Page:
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Holi Countdown

Countdown number of days until Holi Festival.

  • Created by Lisa Johnson
  • Reviewed by Ramesh Agarwal

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Welcome to our Holi Countdown page. Here you can find a live countdown to Holi 2023, the Hindu festival of colors.

To help you get excited about the upcoming festivities, we've provided a live countdown timer below. Keep track of the days, hours, minutes, and seconds until the start of Holi 2023!

When is Holi 2023?

Holi is a two-day festival that typically falls in March or sometimes in late February. In 2023, Holi will begin on the evening of Wednesday, March 8th, and continue through Thursday, March 9th.

What is Holi?

Holi is a Hindu festival that is celebrated every year in India and other parts of the world with great joy and enthusiasm. It is also known as the "festival of colors" or the "festival of love" and is usually celebrated in March on the full moon day.

During Holi, people gather together to smear and throw colored powder and water on each other, symbolizing the triumph of good over evil and the arrival of spring. The festival also includes traditional music, dance, feasting, and exchanging sweets and gifts with family and friends.

Holi is a time of unity, love, and joy, and brings people of all ages and backgrounds together to celebrate life and the beginning of a new season.

Holi Colors

The colors used during Holi are an important part of the celebration. The bright hues are said to represent the love, happiness, and new beginnings of the spring season. Some popular Holi colors include:

  • Red: Represents love and fertility
  • Yellow: Represents happiness and knowledge
  • Green: Represents new beginnings and the harvest
  • Blue: Represents the Hindu god Krishna and tranquility
  • Pink: Represents friendship and affection

Remember to only use safe, non-toxic colors during Holi. It's also a good idea to wear old clothes that you don't mind getting stained with color.

History of Holi

Holi is a vibrant Hindu festival celebrated in India and other parts of the world, typically in late February or early March.

It is also known as the Festival of Colors, the Festival of Love, and the Festival of Spring. The history of Holi dates back to ancient Hindu mythology, with different legends and stories associated with the festival.

King Hiranyakashipu

One popular legend involves the demon king Hiranyakashipu, who had gained a boon that made him almost invincible. However, his son Prahlad was a devout follower of the Hindu god Vishnu and refused to worship his father as a god. In retaliation, Hiranyakashipu tried to kill Prahlad multiple times but failed, thanks to the protection of Vishnu.

Finally, he asked his sister, Holika, to sit with Prahlad on a pyre, as she had a cloak that made her immune to fire. However, it was Holika who burned to ashes, while Prahlad emerged unharmed. This event is celebrated as Holika Dahan, the night before Holi, where people light bonfires to symbolize the victory of good over evil.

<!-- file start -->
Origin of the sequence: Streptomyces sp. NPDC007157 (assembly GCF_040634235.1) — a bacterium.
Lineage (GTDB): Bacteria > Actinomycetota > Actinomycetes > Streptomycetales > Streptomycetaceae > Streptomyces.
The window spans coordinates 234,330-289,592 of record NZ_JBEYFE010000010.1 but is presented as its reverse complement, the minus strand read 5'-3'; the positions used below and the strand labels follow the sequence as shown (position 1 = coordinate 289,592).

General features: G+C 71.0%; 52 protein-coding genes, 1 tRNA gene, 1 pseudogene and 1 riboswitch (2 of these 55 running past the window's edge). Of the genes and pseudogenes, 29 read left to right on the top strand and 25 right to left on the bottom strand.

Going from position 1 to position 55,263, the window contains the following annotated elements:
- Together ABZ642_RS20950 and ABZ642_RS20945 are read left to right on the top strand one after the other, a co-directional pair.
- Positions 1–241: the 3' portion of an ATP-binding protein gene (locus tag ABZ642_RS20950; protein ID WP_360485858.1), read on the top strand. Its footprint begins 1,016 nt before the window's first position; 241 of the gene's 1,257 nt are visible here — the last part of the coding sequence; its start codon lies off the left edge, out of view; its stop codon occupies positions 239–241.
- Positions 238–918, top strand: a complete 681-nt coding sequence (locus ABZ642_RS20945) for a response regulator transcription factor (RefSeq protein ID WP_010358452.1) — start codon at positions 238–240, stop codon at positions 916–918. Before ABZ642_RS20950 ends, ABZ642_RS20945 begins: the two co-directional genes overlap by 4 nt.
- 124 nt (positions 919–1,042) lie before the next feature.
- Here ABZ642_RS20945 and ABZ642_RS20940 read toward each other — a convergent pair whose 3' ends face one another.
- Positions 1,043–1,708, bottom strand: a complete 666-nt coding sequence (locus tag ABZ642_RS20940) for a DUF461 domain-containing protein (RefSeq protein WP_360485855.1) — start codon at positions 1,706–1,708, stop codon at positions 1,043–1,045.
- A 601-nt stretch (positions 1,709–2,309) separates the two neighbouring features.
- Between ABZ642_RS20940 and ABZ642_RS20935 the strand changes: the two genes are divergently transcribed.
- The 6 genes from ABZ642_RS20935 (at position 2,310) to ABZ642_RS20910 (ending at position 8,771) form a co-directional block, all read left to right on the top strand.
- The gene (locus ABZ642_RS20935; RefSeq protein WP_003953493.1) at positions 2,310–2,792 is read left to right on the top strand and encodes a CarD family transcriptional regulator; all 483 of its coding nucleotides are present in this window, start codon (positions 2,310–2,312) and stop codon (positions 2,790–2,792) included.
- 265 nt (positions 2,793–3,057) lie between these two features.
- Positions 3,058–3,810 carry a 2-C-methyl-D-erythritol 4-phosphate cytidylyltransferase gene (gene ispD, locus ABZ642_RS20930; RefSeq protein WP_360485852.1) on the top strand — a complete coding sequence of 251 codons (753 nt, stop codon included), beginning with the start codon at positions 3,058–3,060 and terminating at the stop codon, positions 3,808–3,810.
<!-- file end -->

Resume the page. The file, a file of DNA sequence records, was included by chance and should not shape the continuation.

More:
Another legend involves the Hindu god Krishna, who is associated with Holi celebrations in northern India. According to the story, Krishna complained to his mother about the stark difference in skin color between him and his love, Radha.

In response, his mother suggested that he color Radha's face with whatever colors he wanted. This playful act is said to have led to the tradition of playing with colors during Holi.

Throughout history, Holi has also been associated with social equality and breaking down barriers. It is a time when people from all castes, classes, and backgrounds come together to celebrate, play, and enjoy each other's company. It is a time to forgive and forget past grievances and to renew relationships with loved ones.

Today, Holi is celebrated with great enthusiasm in India and other parts of the world. People throw colored powders and water at each other, dance to music, eat traditional sweets, and have fun with family and friends. It is a time to celebrate the arrival of spring, the triumph of good over evil, and the power of love and unity.

Holi Party Ideas

Get ready to add some extra fun and vibrancy to your Holi party with these fantastic and exciting ideas!

Color Run

Want to celebrate Holi uniquely? Host a colorful run or walk with your friends and family, and let the colors of the festival add a new dimension to your fitness routine. This fun activity will leave you feeling energized and refreshed, while also allowing you to show off your best white outfits splattered with all the beautiful colors of Holi.

Potluck Dinner

There's no better way to celebrate Holi than with a delicious spread of traditional dishes! Bring together your loved ones and their favorite Holi delicacies to create a potluck dinner that will be remembered for years to come.

From mouth-watering gujiyas to scrumptious ladoos, satisfy your sweet tooth and indulge in the festive spirit with this communal meal.

Music and Dance

Holi without music and dance is like a sky without stars. Turn up the volume and let the beat drop as you dance the night away with your friends and family.

Get ready to groove to your favorite Bollywood tunes or hire a DJ to keep the party going. With music and dance, the Holi celebration will come to life and make it a night to remember.